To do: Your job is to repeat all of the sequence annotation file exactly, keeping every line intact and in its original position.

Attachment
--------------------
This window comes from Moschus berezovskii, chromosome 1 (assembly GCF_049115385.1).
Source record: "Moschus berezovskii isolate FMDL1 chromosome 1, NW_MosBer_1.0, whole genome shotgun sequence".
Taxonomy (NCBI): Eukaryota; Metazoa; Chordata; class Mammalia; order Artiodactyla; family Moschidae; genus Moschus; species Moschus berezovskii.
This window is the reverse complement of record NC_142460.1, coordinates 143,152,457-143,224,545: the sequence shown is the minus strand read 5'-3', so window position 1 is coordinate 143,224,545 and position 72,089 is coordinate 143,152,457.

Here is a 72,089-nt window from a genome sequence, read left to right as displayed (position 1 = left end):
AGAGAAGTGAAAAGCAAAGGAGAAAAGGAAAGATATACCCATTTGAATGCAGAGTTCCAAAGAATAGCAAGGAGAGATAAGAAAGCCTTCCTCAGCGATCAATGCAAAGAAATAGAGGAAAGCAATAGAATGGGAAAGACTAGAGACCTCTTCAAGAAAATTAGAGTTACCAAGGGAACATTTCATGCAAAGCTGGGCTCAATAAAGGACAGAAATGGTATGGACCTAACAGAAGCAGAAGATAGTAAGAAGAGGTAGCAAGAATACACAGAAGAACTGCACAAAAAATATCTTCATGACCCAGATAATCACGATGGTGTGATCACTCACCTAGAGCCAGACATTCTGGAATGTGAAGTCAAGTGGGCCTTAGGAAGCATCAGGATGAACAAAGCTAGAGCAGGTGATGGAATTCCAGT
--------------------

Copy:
This window comes from Moschus berezovskii, chromosome 1 (assembly GCF_049115385.1).
Source record: "Moschus berezovskii isolate FMDL1 chromosome 1, NW_MosBer_1.0, whole genome shotgun sequence".
Taxonomy (NCBI): Eukaryota; Metazoa; Chordata; class Mammalia; order Artiodactyla; family Moschidae; genus Moschus; species Moschus berezovskii.
This window is the reverse complement of record NC_142460.1, coordinates 143,152,457-143,224,545: the sequence shown is the minus strand read 5'-3', so window position 1 is coordinate 143,224,545 and position 72,089 is coordinate 143,152,457.

Here is a 72,089-nt window from a genome sequence, read left to right as displayed (position 1 = left end):
AGAGAAGTGAAAAGCAAAGGAGAAAAGGAAAGATATACCCATTTGAATGCAGAGTTCCAAAGAATAGCAAGGAGAGATAAGAAAGCCTTCCTCAGCGATCAATGCAAAGAAATAGAGGAAAGCAATAGAATGGGAAAGACTAGAGACCTCTTCAAGAAAATTAGAGTTACCAAGGGAACATTTCATGCAAAGCTGGGCTCAATAAAGGACAGAAATGGTATGGACCTAACAGAAGCAGAAGATAGTAAGAAGAGGTAGCAAGAATACACAGAAGAACTGCACAAAAAATATCTTCATGACCCAGATAATCACGATGGTGTGATCACTCACCTAGAGCCAGACATTCTGGAATGTGAAGTCAAGTGGGCCTTAGGAAGCATCAGGATGAACAAAGCTAGAGCAGGTGATGGAATTCCAGT